• Montachusett Regional Vocational Technical School, also called Monty Tech
Fitchburg State College's Hammond Building

Private Schools:



Transportation for Fitchburg is largely supplied by the Montachusett Regional Transit Authority (MART). MART has 4 bus routes in Fitchburg, two of which overlap into Leominster.[4]

The MBTA operates a commuter train to Boston's North Station. The commuter rail stop serving Fitchburg is the Fitchburg stop on the Fitchburg Line.

Fitchburg Municipal Airport, located on the border of Fitchburg and Leominster, serves as the air hub of Fitchburg.


Main Street, looking east, in c. 1912

* Throughout the early Twentieth Century, Fitchburg was known for its paper industry which occupied the banks of the Nashua River and employed a large segment of the European immigrant population. It has been noted by many residents in Fitchburg, that the Nashua river would be dyed the color the paper mills had been coloring the paper that day.




  • Fitchburg Access Television


  • WPKZ, AM-1280


Amateur racer in the Fitchburg Longsjo Classic, 2006.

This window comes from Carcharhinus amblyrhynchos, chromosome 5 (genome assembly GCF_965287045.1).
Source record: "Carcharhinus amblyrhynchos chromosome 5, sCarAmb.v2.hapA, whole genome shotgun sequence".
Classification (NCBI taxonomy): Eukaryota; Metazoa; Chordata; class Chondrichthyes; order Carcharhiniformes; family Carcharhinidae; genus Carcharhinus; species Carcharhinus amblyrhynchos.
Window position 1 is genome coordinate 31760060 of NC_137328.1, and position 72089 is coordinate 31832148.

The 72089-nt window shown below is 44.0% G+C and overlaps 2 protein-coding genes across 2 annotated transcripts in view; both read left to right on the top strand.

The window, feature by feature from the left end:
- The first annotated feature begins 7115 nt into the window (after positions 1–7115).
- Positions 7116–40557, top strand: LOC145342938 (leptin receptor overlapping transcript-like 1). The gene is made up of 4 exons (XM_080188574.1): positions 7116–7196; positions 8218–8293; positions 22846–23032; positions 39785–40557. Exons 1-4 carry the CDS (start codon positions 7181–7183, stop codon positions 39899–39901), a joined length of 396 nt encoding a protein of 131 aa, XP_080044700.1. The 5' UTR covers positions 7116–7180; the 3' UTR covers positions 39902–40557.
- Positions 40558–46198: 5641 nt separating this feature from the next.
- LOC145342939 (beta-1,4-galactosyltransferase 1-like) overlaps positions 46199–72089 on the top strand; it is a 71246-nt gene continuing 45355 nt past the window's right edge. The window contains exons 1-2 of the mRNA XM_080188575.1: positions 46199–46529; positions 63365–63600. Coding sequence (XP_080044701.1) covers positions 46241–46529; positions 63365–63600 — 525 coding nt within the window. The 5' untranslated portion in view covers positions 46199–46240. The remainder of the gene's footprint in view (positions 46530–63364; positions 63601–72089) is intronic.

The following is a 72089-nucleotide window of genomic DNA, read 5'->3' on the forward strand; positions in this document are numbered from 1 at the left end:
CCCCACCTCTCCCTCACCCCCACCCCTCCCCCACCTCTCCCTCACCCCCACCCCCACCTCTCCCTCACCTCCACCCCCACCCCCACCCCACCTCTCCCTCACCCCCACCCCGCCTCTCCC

Fitchburg's cultural highlights include:

Use in popular culture

In the fictional Harry Potter universe, Fitchburg is the hometown of the professional Quidditch team the Fitchburg Finches.[5]

Notable residents

Nixey Callahan baseball card

Sister cities

Fitchburg has four sister cities, as designated by Sister Cities International:


  1. ^
  2. ^ "US Gazetteer files: 2000 and 1990". United States Census Bureau. 2005-05-03. Retrieved 2008-01-31. 
  3. ^ "American FactFinder". United States Census Bureau. Retrieved 2008-01-31. 
  4. ^ MART system Map & Schedule, Fitchburg/Leominster
  5. ^ Whisp, Kennilworthy (2001). Quidditch Through the Ages. WhizzHard Books. pp. 31–46. ISBN 1551924544. 

External links